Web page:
What was also very palpable was that even though Dwarka is Sri Krishna’s karmabhoomi – and his field of karma was as grand and noble as the punyabhoomi of Bharat – there is also such an intense feeling of Joy, Ananda, that sweeps over you as soon as you enter the temple premises.
Somehow, I feel that this is the feeling that the Indian heart and mind have come to associate with Sri Krishna, his life and work. What do you think?
As I waited in the darshan queue, I felt this joy of anticipation of meeting Sri Krishna in his regal shringār, befitting a king of kings. The joy was pouring through the beats of the dhol as the ārti began. The joy united all the bhakta-s standing in the darshan queue in one universal embrace of the love for the Lord. The same joy melted through the eyes when I was in front of the Lord, the joy that is beyond all description.
There is a lot more I could say about the very special darshan I had at Dwarkadhīsh temple. But there is a whole lot more that would still be left unsaid. Because it simply can’t be said. It has to be experienced. But I am sure you know all that I have not written here.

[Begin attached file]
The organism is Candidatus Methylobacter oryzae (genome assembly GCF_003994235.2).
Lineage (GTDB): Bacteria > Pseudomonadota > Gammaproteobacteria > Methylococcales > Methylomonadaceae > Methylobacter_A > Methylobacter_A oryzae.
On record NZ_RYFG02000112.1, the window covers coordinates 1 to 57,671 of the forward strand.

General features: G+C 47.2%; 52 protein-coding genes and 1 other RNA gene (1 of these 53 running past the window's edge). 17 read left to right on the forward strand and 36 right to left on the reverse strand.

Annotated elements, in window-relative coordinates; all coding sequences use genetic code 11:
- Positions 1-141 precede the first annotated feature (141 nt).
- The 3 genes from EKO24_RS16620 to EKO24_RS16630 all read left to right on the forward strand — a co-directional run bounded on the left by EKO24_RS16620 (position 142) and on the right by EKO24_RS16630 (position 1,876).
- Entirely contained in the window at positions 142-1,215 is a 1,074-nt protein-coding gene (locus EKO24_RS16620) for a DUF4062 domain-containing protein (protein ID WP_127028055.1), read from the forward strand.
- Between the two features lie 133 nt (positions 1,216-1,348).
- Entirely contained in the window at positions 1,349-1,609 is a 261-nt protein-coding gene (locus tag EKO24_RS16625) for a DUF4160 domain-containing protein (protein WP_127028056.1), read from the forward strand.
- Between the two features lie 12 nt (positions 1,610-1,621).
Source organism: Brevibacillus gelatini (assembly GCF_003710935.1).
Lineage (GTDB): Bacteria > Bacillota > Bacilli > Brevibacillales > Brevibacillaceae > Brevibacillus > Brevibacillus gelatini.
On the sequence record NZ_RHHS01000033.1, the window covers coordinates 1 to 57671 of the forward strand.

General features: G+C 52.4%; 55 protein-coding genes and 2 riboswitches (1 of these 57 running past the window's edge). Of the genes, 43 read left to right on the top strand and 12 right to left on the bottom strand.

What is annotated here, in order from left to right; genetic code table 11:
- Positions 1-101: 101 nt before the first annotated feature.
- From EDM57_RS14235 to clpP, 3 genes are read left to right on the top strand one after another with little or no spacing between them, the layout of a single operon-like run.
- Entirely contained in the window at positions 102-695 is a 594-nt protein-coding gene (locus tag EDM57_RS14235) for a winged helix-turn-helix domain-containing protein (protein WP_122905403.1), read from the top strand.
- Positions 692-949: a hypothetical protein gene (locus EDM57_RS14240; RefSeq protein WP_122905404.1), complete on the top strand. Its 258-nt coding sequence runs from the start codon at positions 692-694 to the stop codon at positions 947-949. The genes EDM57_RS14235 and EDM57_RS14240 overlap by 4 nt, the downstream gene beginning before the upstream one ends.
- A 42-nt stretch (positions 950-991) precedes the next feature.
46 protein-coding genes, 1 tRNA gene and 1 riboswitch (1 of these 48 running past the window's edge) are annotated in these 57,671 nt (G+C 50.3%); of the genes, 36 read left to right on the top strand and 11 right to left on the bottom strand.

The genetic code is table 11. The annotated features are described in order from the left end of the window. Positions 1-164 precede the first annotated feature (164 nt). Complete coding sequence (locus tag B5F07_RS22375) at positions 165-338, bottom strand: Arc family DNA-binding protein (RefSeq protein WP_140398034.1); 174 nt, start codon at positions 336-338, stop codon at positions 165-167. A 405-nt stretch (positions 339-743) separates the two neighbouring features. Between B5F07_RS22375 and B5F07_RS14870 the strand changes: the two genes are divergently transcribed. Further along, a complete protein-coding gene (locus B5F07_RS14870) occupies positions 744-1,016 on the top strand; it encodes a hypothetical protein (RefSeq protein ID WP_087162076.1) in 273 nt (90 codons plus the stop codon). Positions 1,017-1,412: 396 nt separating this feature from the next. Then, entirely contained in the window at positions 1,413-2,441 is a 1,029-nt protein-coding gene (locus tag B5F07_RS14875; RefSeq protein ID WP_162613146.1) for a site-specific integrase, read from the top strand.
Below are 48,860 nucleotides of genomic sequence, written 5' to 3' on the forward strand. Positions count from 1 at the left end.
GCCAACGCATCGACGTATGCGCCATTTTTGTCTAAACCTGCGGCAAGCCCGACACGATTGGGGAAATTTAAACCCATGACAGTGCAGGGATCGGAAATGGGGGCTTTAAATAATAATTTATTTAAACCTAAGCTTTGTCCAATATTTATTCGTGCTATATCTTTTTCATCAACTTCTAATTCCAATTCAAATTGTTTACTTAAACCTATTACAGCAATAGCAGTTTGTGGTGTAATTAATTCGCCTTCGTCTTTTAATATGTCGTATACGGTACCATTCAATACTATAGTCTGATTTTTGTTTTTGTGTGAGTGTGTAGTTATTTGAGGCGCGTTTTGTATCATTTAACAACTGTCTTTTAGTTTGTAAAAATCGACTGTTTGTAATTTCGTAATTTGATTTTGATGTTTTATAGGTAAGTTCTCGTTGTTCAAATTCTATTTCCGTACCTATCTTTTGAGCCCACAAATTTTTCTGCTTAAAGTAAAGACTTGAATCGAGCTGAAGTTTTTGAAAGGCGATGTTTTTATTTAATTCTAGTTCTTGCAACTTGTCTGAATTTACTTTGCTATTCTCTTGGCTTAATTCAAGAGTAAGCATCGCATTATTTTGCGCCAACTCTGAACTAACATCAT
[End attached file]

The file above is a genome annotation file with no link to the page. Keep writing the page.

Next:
All I can say is – thank you, Krishna for blessing me with the experience. And thank you my dearest Nani for being who you are. Somehow, I feel that it was you who planted this tiny little seed of Krishna’s Love somewhere in me, which is now beginning to blossom. Maybe it is your love for Krishna of which I am only now beginning to get a tiny glimpse. Whatever it is, I really wanted you to know that I am here in Dwarka, and I will definitely be coming back here again, with you. So, keep your bags ready!
Ciao! Or as they say here, Jai Dwarkadhīsh!
A year later, he would remember that he never actually got around to post the letter.
But today he was joyful and grateful that he could express what he felt. He felt a new love filling his heart. He realised that other than that note in that nice lady’s dairy he had not read anything in the past couple of days. What was it that he was reading earlier – something from Sri Aurobindo’s Essays on the Gita? Yes. He will look up the book tomorrow. Now he had Krishna to think of, Krishna as the King of kings, Rājadhirāj.
Blissfully tired, he dozed off to sleep. A few words leaped up in his heart. Will you come, Krishna?
To be continued…
 CWSA, Vol. 28, p. 482
 CWSA, Vol. 28, pp. 482-483